Judges Discuss Eugenics In Ruling Upholding Ohio’s Down Syndrome Abortion Ban

“Many think that eugenics ended with the horrors of the Holocaust. Unfortunately, it did not.”
Cropped Image Of Mother Holding Baby Hand - stock photo Photo Taken In Sion, Switzerland
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On Tuesday, a 6th U.S. Circuit Court of Appeals ruled to reverse a ban on a 2017 Ohio law regarding the act of performing abortions on fetuses because they are diagnosed with, or are believed to have, Down syndrome.

The bill was signed into law by Governor John Kasich in 2017, but it was blocked by a federal judge in early 2018 and has been in the courts since that time. The American Civil Liberties Union (ACLU) represented many abortion providers in filing a suit against the state health department, state medical board, and county prosecutors in 2018, according to The Associated Press.

The Ohio law states that a doctor cannot perform an abortion if he or she knows that a pregnant woman is seeking the procedure either entirely or in part because of a Down syndrome diagnosis, a test result indicating that the fetus has Down syndrome, or if the woman believes for any other reason the unborn child has Down syndrome. Doctors who violate the law would be charged with a fourth degree felony, but pregnant women would not be held liable for a criminal act under the law.

The court found that the “right to an abortion before viability is not absolute” and ruled 9-7 that the law did not “create a substantial obstacle to a woman’s ability to choose or obtain an abortion.” The court reversed the district court’s previous imposition of the injunction that blocked the law from being carried out.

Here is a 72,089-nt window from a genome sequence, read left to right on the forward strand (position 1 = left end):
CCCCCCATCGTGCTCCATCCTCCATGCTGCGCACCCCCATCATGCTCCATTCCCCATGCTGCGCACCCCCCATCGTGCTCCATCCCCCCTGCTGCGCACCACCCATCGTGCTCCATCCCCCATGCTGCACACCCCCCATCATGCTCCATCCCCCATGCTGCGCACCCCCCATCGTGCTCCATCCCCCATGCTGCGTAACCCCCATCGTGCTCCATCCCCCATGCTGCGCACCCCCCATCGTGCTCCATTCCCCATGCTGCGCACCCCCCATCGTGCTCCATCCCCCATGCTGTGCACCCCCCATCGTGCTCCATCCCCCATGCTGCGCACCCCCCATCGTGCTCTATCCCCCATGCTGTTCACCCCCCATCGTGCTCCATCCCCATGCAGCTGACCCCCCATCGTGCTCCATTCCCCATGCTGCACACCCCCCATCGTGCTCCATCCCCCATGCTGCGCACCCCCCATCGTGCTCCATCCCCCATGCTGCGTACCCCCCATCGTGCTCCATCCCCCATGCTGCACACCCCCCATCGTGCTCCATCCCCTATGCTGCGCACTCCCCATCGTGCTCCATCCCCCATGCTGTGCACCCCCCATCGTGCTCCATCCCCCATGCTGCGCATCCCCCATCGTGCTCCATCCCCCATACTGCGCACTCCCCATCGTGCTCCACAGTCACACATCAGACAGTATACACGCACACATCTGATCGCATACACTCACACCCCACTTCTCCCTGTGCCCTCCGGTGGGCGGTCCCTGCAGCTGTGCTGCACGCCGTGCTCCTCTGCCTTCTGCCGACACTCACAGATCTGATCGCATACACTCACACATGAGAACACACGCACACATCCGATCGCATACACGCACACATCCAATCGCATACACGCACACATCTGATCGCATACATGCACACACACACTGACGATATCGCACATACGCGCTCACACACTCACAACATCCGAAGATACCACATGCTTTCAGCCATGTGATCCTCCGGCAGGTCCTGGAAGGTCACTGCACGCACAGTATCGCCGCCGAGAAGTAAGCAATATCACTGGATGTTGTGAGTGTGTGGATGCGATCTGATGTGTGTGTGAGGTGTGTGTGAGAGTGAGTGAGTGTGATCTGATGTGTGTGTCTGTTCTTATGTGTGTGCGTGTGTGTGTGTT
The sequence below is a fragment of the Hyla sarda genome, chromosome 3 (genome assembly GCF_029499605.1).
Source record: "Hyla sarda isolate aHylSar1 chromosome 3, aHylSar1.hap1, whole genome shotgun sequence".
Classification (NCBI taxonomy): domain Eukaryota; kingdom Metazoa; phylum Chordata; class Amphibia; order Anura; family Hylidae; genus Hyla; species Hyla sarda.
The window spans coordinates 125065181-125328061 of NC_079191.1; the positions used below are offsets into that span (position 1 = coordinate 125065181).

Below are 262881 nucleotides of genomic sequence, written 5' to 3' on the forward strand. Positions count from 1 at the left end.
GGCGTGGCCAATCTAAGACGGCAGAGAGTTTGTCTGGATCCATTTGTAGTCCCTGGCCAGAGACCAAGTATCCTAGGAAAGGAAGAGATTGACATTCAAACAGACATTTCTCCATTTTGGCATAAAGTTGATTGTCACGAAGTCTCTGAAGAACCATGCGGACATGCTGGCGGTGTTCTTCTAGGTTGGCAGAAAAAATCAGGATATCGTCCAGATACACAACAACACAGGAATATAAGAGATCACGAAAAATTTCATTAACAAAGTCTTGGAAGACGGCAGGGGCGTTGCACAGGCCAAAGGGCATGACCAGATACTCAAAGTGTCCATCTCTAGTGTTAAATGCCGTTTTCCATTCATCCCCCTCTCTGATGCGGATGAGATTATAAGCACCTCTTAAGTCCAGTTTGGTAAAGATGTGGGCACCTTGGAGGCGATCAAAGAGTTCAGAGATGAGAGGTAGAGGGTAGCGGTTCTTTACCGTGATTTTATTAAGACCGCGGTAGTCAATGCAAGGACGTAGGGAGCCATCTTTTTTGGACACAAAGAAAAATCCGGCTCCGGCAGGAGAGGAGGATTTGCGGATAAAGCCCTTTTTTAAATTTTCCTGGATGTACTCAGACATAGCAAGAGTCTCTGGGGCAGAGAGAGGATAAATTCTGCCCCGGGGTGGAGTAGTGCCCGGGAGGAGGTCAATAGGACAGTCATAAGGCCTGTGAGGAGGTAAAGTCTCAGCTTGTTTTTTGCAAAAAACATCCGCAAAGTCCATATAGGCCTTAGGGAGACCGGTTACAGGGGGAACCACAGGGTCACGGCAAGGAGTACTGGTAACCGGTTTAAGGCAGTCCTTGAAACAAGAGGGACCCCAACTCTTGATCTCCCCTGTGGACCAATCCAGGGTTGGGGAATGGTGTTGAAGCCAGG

Judge Alice Batchelder, who was nominated by former President George H.W. Bush, wrote that the law is not an undue burden on a woman. “By preventing the doctor from joining the woman as a knowing accomplice to her Down syndrome-selective decision making, House Bill 214 prevents this woman from making the doctor a knowing participant (accomplice) in her decision to abort her pregnancy because her fetus has Down syndrome,” Batchelder wrote. “As limitations or prohibitions go, this is specific and narrow.”

Batchelder continued, “Even though House Bill 214 does not prohibit Down syndrome-selective abortions and might not actually reduce the incidence of such abortions, by prohibiting doctors from knowingly participating in this practice, it sends a resounding message condemning the practice of selective abortions.”

Judge Richard Allen Griffin compared Down syndrome abortions to practices used during the Holocaust. “Many think that eugenics ended with the horrors of the Holocaust,” Griffin wrote. “Unfortunately, it did not. The philosophy and the pure evil that motivated Hitler and Nazi Germany to murder millions of innocent lives continues today. Eugenics was the root of the Holocaust and is a motivation for many of the selective abortions that occur today.”

Some of the judges did not agree with the ruling. Chief Judge R. Guy Cole, Jr. wrote, “H.B. 214 is undoubtedly an abortion restriction,” adding that it “merely restricts the information and opinions a woman may share with her doctor.”

Chief Judge Cole continued, “Ohio may believe that requesting an abortion due to a fetal diagnosis of Down syndrome is offensive and discriminatory. But the state may not ban speech for being offensive or even discriminatory … In its haste to reconcile the law with a woman’s right to an abortion, the majority turns H.B. 214 into a don’t ask, don’t tell law. So long as doctors don’t ask and women don’t tell, the majority reassures us that women remain free to exercise their constitutional rights.”

Ohio Right to Life praised the ruling. “The eugenic practice of singling out human lives for death because of a Down syndrome diagnosis has no place in our society,” said Mike Gonidakis, president of Ohio Right to Life. “This court ruling brings us one step closer to ensuring that vulnerable babies with special needs are not marked for death because of who they are.”

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